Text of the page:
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Posted by on in Alcoholism

 “A journey of a thousand miles begins with a single step.” - Lao-tzu, The Way of Lao-tzu

As an addiction medicine psychiatrist, I believe that to change a behavior, we must first recognize that a problem exists. This approach applies whether it's a habit to break or an addictive behavior to stop. Addiction occurs for various reasons and can manifest itself behaviorally or emotionally. Once help is sought, then intervention can begin. 

Given the physical and psychological dependence that accompanies addiction, professional treatment is one of the most effective ways to treat alcohol use disorders. A medically-supervised recovery plan is quicker, less stressful, and safer than a solo attempt. A professional treatment program helps alcoholics manage their cravings, cope with emotional highs and lows, and learn how to maintain sobriety.

What Are the Symptoms of an Alcohol Use Disorder?  

There are certain symptoms and signs which can signify that an individual has an alcohol use disorder and would benefit from treatment. Some commonly occurring symptoms include:

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Posted by on in Drug Addiction

As it is often said in the addiction treatment profession, there is a clear separation between abstinence and sobriety. Abstinence can be defined simply as physical free from mind-altering substances. Abstinence doesn’t address behaviors, emotions, mental health, etc. It just means that the person is free of drugs/alcohol. Sobriety includes abstinence, but also encompasses much more than just stopping drinking or abusing drugs. Read and find out why sobriety is the more rewarding and effective method to stopping addiction, and why abstinence is just the bare minimum solution.

Is Abstinence Enough?

In our addiction, many addicts and alcoholics develop unhealthy or negative habits and patterns that go beyond the drugs/alcohol. Perhaps we become dishonest, self-seeking, or reckless. We may say things or do something at the expense of others. The point is that we develop personality traits and behavioral patterns that are not directly a result of addiction. These character defects and selfish tendencies become part of our daily life. We may use them to get what we want or manipulate others. The emotions and feelings of others are cast aside in order to maintain our drug/alcohol habit and lifestyle.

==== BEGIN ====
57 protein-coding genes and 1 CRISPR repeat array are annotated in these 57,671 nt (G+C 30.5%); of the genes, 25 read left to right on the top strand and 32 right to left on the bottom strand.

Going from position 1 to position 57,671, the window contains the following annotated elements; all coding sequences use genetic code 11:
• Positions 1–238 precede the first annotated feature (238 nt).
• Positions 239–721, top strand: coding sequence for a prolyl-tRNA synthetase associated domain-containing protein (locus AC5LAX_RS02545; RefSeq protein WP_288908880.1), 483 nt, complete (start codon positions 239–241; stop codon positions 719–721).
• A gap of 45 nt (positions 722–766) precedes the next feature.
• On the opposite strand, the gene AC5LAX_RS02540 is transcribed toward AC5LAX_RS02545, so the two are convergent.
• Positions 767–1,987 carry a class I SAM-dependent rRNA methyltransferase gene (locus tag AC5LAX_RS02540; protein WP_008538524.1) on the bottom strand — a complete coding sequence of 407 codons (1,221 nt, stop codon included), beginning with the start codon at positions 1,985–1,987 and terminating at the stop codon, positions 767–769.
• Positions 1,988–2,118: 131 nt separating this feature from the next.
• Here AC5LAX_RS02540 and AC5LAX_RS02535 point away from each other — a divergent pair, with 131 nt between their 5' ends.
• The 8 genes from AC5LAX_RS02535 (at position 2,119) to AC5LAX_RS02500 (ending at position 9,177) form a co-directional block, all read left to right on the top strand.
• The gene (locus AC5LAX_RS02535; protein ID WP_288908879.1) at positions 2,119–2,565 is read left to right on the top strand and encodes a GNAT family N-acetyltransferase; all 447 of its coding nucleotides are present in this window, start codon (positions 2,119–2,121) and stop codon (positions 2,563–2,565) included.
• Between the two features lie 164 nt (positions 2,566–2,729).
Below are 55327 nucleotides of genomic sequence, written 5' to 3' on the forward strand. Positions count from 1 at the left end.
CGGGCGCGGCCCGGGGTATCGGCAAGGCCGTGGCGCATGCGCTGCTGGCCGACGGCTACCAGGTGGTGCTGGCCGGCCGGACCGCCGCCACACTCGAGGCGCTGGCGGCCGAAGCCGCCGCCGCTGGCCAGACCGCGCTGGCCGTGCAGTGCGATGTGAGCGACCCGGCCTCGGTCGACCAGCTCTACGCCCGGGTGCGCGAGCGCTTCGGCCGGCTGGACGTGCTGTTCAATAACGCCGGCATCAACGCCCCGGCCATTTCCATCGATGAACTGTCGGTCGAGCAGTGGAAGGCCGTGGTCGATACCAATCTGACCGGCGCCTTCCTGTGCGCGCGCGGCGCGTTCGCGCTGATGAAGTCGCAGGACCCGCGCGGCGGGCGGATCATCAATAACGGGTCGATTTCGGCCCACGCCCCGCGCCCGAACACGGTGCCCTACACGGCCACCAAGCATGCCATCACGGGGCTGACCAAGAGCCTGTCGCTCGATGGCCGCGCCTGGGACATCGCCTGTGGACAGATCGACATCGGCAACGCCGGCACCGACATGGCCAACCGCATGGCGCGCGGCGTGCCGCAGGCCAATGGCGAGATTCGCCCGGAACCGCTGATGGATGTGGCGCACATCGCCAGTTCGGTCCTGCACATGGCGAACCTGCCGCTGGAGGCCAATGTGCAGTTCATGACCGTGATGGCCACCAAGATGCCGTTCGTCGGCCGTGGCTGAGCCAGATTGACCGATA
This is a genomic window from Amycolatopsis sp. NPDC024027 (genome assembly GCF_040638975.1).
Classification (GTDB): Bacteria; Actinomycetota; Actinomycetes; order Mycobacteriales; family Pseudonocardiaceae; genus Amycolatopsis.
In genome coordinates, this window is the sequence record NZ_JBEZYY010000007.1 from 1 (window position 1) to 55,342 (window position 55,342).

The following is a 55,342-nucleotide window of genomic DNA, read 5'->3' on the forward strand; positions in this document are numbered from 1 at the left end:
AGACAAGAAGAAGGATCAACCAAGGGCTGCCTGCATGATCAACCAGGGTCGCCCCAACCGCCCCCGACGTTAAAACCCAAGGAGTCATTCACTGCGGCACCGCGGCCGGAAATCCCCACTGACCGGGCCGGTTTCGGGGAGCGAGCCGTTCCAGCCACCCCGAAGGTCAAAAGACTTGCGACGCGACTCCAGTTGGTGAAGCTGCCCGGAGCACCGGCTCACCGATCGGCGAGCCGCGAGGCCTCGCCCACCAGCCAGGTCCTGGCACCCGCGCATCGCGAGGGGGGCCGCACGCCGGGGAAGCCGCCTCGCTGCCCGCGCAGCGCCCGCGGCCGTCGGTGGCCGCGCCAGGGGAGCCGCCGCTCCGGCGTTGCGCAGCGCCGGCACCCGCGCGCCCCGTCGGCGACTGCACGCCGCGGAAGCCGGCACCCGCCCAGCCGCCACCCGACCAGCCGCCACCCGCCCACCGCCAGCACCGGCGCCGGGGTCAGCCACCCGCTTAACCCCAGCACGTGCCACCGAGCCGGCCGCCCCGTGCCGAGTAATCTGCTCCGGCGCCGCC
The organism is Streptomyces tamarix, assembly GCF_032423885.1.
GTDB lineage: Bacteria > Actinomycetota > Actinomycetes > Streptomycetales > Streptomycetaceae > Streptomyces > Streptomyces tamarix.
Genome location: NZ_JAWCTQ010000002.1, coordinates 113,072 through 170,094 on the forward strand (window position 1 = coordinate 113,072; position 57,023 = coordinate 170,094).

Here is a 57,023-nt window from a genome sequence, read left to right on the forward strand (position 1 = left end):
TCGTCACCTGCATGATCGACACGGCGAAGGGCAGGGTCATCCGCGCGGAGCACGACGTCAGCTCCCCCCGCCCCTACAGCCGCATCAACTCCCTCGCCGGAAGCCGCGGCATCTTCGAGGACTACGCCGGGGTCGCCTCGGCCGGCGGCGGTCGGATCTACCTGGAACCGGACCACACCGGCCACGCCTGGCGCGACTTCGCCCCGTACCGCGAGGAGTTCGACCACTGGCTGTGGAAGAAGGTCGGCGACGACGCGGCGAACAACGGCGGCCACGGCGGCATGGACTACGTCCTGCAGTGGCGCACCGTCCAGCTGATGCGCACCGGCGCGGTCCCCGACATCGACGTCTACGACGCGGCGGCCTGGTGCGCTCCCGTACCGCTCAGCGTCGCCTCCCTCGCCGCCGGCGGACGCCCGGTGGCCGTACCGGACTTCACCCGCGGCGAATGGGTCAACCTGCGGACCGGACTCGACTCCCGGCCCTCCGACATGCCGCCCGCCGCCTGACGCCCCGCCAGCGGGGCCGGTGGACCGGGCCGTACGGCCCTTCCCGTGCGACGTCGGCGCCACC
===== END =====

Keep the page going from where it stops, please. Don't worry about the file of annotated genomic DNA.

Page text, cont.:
Quitting drugs/alcohol will not completely remove the negative and selfish habits from our addiction. Some people think that when they put down the drugs, they will become this wonderful and admirable person. This is often not the case. In fact, sometimes those negative habits and tendencies get worse when a person stops using drugs. Why is this? During our addiction we used drugs or alcohol for many reasons; to escape, numb emotions, relax, find relief, etc. Once we stop the drugs/alcohol, our greatest coping mechanism (our addiction) has disappeared. Simply, we don’t have the experience, resources, or ability to handle life’s problems and stresses. Without substances to find comfort in, a person may resort to dishonesty, verbal abuse, anger, over-eating, compulsive shopping, co-dependency, etc. to find relief from the realities of life. Abstinence is not enough because it does not replace drugs and alcohol with a solution to face and handle life in a healthy way. On the other hand, sobriety is about finding a new way of living to replace our old life in addiction.

Sobriety: A New Way of Living

The main difference between abstinence and sobriety is that the latter includes a program for self-growth and actualization. Sobriety comes in many different shapes and sizes. There are recovery groups and therapy. These are both great ways to continue to learn about yourself and to get support from others who care about you. There are also other ways to get involved in sobriety, such as searching for spirituality and learning how to meditate. Even simple things such as exercise and reading can help replace some of those negative habits with healthy new habits. Sobriety is about learning how to be a good friend, a loving son or daughter, and a real member of society. Sobriety is about learning how to deal with emotions like pain, embarrassment, disappointment and emerging stronger afterwards. Living life sober, we are given a new lease on life and we have the chance to dramatically change our path. If you are just abstaining from drugs/alcohol and are not actively living sobriety, you are missing out on the true rewards of recovery.